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Baby Johnny’s first radish in fine company

Pigs Nipples

I’m not sure that something described on the menu as PIGS NIPPLES would appeal to everyone, but it certainly intrigued me. To be fair, the menu was shaping up into a culinary adventure, with more than a dozen tastes and textures on each small plate. But don’t think BIG food, shrink it all down, deconstruct, reduce, grate, fluff or foam, and present as microdots, squirts, smears, tiny tumbles, mini cubes and baby crumbles. Like works of art, of course, but it’s food, so tuck in you must. Dunk, slurp, run the finger over the plate. It’s that good. Lift up the wafer of pork crackling, munch to a shattering in your ears, Asian spices tingling the back of your nose. A bed of richest, sticky velvety potato puree. Thin shards of dehydrated carrot barely bathed in the deep-fryer until taught. Milk powder, reduced, caramelised, finished off in beurre noisette, like a scattering of crushed biscuits on the edge of the plate. Crumbled black pudding, meaty, lightly salty. Dense nuggets of fondant parsnip. A whippet of a radish a toddler could grow seemingly just a garnish, but its mustard-hot bite cleans the richness.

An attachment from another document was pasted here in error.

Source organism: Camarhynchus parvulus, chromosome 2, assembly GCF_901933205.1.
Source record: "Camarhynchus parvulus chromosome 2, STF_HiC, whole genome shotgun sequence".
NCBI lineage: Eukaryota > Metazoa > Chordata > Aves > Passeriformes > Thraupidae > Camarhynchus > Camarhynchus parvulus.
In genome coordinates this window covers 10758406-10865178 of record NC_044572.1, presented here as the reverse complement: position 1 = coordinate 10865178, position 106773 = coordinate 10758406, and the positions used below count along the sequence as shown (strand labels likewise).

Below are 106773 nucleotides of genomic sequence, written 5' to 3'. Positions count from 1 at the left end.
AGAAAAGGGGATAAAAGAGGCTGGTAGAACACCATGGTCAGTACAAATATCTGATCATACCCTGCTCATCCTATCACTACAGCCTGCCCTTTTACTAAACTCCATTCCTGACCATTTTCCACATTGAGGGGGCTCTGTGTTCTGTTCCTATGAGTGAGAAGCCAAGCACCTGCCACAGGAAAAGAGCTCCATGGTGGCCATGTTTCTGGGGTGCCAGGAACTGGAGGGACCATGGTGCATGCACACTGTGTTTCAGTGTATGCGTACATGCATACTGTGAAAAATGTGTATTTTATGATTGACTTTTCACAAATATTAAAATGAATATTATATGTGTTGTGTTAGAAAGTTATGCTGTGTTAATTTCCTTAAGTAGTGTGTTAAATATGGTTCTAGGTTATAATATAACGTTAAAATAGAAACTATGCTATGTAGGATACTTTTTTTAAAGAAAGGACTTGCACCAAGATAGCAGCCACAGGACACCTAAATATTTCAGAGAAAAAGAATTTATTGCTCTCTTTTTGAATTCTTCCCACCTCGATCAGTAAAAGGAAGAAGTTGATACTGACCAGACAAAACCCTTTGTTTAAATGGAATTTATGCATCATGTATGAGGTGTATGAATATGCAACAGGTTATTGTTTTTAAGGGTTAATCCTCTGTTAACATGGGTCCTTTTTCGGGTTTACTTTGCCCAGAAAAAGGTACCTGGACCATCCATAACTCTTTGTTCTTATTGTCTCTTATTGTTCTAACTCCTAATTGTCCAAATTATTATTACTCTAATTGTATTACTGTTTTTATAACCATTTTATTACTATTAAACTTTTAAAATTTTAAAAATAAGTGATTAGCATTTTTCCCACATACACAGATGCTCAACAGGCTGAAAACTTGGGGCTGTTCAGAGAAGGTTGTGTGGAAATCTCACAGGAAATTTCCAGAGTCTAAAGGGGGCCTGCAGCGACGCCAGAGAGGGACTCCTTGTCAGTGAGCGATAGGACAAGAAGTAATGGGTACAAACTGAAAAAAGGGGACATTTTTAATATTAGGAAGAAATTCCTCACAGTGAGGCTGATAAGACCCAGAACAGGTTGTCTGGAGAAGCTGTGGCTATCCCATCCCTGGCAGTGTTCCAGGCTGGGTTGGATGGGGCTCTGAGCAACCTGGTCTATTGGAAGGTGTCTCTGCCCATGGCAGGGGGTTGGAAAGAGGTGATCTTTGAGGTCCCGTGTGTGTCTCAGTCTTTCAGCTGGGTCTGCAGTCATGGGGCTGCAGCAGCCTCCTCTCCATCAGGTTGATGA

And the nipple. Where is it? Like a button of sweetish fat belly pork, panko-crumbed and deep-fried, it’s hidden in the middle of the melange. A discrete bite and its gone.

An exceptional dish, and just one on the menu at The Press Club, Melbourne.

Chef George Calombaris

Address 72 Flinders Street Melbourne

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